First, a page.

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Publication numberUS3972700 A
Publication typeGrant
Application numberUS 05/600,466
Publication dateAug 3, 1976
Filing dateJul 30, 1975
Priority dateJul 30, 1975
Publication number05600466, 600466, US 3972700 A, US 3972700A, US-A-3972700, US3972700 A, US3972700A
InventorsFrederick M. Gleockler, Robert G. Gleockler
Original AssigneeGleockler Frederick M, Gleockler Robert G
Export CitationBiBTeX, EndNote, RefMan
External Links: USPTO, USPTO Assignment, Espacenet
Air cleaner for tractor engine
US 3972700 A
A self cleaning air cleaner for a tractor engine which is capable of functioning either alone for cleaning air being supplied by suction to a carburetor of a gasoline engine or to the turbocharger of a diesel engine, or which can function as a pre-cleaner for air being supplied to a conventional air filter.
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We claim as our invention:
1. An air cleaner for an internal combustion engine comprising, an air intake conduit having an upwardly opening substantially rigid inlet end, a substantially rigid tube provided with a plurality of large openings, a collar having one end disposed around and secured to one end of said tube, the other end of said collar being secured around said inlet end of the conduit for supporting the tube in substantially an upright position thereabove, a mesh wire fabric cylinder disposed around said tube and covering the openings thereof, a porous filter paper cylinder disposed around said mesh wire fabric cylinder, means engaging around said filter paper cylinder for retaining said cylinders on the tube, means sealing the opposite upper end of said tube, said tube, the cylinders, the first mentioned means and said last mentioned means constituting a first filter unit; a bushing engaging around a portion of said first filter unit and having an outer diameter larger than the maximum diameter of said first filter unit, a second filter unit, corresponding to said first filter unit but of a larger diameter, said second filter unit engaging over the first filter unit and being retained by said bushing concentrically around and spaced from said first filter unit; a spacer collar disposed around said conduit inlet and having an outer diameter greater than the maximum outer diameter of said second filter unit, and a pipe disposed over said second filter unit and having a lower end engaging around said spacer collar for retaining said pipe substantially concentrically around and spaced from said second filter unit, said pipe having an open upper end defining an air inlet.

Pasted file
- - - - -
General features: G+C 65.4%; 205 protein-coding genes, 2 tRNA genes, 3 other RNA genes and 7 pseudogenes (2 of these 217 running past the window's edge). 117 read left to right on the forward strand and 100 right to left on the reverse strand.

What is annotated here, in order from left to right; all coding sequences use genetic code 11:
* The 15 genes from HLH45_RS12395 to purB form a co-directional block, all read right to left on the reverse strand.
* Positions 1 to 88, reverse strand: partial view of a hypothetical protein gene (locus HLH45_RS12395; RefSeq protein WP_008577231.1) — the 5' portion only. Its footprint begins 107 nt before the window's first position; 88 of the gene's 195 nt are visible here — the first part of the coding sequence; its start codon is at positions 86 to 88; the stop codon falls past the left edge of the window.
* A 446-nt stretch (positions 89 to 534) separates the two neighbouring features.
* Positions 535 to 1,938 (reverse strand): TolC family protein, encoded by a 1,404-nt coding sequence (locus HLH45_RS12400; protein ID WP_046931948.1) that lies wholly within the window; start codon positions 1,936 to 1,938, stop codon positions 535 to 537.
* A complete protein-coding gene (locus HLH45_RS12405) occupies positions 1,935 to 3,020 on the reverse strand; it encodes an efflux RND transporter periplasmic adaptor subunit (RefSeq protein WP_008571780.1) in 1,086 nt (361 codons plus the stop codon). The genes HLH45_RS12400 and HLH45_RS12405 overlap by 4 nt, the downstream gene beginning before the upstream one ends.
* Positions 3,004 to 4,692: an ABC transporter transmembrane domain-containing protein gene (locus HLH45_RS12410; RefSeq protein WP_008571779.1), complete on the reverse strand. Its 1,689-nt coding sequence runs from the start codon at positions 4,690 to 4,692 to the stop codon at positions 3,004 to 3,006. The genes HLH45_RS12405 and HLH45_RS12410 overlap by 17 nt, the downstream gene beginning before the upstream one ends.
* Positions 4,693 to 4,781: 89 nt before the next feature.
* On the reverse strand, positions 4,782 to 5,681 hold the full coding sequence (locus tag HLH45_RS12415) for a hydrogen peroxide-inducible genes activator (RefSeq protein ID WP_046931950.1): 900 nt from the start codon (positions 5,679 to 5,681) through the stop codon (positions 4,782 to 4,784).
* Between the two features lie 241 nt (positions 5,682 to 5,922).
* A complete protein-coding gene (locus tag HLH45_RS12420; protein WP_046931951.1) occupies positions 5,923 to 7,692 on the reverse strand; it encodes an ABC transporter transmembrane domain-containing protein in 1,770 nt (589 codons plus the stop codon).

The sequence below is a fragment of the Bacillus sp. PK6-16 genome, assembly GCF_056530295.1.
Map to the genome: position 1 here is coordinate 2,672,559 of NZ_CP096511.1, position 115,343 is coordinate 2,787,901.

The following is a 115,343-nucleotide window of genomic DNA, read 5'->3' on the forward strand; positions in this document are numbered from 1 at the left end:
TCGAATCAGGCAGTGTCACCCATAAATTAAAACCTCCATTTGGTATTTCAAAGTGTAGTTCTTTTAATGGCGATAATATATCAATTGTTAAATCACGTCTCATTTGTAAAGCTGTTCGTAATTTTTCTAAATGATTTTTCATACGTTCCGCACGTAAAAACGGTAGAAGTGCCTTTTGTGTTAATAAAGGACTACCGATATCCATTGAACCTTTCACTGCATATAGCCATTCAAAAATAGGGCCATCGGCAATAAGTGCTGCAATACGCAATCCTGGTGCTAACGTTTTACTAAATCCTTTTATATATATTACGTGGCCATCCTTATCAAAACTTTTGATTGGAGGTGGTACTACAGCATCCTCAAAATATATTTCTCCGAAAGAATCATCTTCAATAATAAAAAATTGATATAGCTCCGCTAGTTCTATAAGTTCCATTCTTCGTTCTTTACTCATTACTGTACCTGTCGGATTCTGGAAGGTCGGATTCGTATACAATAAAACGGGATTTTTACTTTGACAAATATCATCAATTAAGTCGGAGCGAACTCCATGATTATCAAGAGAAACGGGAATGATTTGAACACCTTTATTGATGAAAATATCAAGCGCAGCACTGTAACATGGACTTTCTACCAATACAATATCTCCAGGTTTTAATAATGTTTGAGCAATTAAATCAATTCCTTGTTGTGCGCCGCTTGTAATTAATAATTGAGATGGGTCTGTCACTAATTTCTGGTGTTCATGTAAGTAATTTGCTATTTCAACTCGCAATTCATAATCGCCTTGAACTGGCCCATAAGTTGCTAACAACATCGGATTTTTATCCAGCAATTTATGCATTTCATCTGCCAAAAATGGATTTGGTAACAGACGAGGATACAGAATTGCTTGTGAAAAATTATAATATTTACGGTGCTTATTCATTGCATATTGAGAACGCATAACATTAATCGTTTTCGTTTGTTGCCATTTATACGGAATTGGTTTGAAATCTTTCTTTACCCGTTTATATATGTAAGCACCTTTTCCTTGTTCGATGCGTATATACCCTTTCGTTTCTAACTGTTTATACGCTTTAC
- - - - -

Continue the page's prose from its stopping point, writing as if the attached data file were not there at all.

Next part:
2. An air cleaner as in claim 1, said pipe having openings near its lower end and above said spacer collar for the escape therefrom of dirt, grit and foreign matter separated from the air passing through said second filter unit and which falls by gravity onto said spacer collar.
3. An air cleaner as in claim 1, and a weather shield attached to and disposed above the open upper end of said pipe.
4. An air cleaner as in claim 1, said bushing being formed of an elastic material for yieldably engaging said filter units.

Great difficulty is encountered in keeping air cleaners of tractor engines sufficiently clean so that an accumulation of dirt and grit is not drawn through a filter or filters of the air cleaner and into the engine resulting in considerable damage to the engine.


It is a primary object of the present invention to provide an air cleaner which may be readily kept in a clean condition capable of functioning properly for supplying air to either the carburetor of gasoline engine or the turbo-charger of a diesel engine, and which air is sufficiently clean so that it will not cause damage to the engine.

Another object of the invention is to provide an air cleaner which may function either as a sole means for removing dirt and other foreign matter from air being supplied to a tractor engine, or which may function as an adjunct to a conventional tractor air cleaner, for pre-cleaning the air prior to its entering a conventional air cleaner.